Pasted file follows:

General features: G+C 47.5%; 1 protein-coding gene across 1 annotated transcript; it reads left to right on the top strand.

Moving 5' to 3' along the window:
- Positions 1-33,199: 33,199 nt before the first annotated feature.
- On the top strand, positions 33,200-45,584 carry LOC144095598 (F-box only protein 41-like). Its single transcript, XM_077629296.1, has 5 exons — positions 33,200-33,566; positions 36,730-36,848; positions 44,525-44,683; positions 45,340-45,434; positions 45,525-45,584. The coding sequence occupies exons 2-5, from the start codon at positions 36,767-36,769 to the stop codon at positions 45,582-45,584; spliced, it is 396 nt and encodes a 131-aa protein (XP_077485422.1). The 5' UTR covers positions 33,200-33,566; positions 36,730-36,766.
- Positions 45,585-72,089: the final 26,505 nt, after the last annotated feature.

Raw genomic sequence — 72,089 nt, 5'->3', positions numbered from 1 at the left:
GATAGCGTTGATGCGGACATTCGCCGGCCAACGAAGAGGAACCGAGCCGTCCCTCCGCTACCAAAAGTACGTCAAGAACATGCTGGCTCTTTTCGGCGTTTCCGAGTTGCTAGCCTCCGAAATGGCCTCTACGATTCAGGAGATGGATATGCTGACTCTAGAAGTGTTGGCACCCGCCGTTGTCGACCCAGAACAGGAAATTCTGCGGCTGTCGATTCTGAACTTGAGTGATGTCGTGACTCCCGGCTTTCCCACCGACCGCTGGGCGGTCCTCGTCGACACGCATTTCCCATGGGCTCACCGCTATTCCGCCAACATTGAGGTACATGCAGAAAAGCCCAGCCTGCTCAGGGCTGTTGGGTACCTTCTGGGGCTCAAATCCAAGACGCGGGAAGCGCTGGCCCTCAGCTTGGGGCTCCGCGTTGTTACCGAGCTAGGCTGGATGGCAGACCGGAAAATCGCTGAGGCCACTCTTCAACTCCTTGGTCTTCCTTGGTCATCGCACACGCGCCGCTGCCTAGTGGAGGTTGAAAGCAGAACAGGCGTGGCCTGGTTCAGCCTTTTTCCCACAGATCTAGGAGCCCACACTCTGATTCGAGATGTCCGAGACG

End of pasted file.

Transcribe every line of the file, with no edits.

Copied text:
General features: G+C 47.5%; 1 protein-coding gene across 1 annotated transcript; it reads left to right on the top strand.

Moving 5' to 3' along the window:
- Positions 1-33,199: 33,199 nt before the first annotated feature.
- On the top strand, positions 33,200-45,584 carry LOC144095598 (F-box only protein 41-like). Its single transcript, XM_077629296.1, has 5 exons — positions 33,200-33,566; positions 36,730-36,848; positions 44,525-44,683; positions 45,340-45,434; positions 45,525-45,584. The coding sequence occupies exons 2-5, from the start codon at positions 36,767-36,769 to the stop codon at positions 45,582-45,584; spliced, it is 396 nt and encodes a 131-aa protein (XP_077485422.1). The 5' UTR covers positions 33,200-33,566; positions 36,730-36,766.
- Positions 45,585-72,089: the final 26,505 nt, after the last annotated feature.

Raw genomic sequence — 72,089 nt, 5'->3', positions numbered from 1 at the left:
GATAGCGTTGATGCGGACATTCGCCGGCCAACGAAGAGGAACCGAGCCGTCCCTCCGCTACCAAAAGTACGTCAAGAACATGCTGGCTCTTTTCGGCGTTTCCGAGTTGCTAGCCTCCGAAATGGCCTCTACGATTCAGGAGATGGATATGCTGACTCTAGAAGTGTTGGCACCCGCCGTTGTCGACCCAGAACAGGAAATTCTGCGGCTGTCGATTCTGAACTTGAGTGATGTCGTGACTCCCGGCTTTCCCACCGACCGCTGGGCGGTCCTCGTCGACACGCATTTCCCATGGGCTCACCGCTATTCCGCCAACATTGAGGTACATGCAGAAAAGCCCAGCCTGCTCAGGGCTGTTGGGTACCTTCTGGGGCTCAAATCCAAGACGCGGGAAGCGCTGGCCCTCAGCTTGGGGCTCCGCGTTGTTACCGAGCTAGGCTGGATGGCAGACCGGAAAATCGCTGAGGCCACTCTTCAACTCCTTGGTCTTCCTTGGTCATCGCACACGCGCCGCTGCCTAGTGGAGGTTGAAAGCAGAACAGGCGTGGCCTGGTTCAGCCTTTTTCCCACAGATCTAGGAGCCCACACTCTGATTCGAGATGTCCGAGACG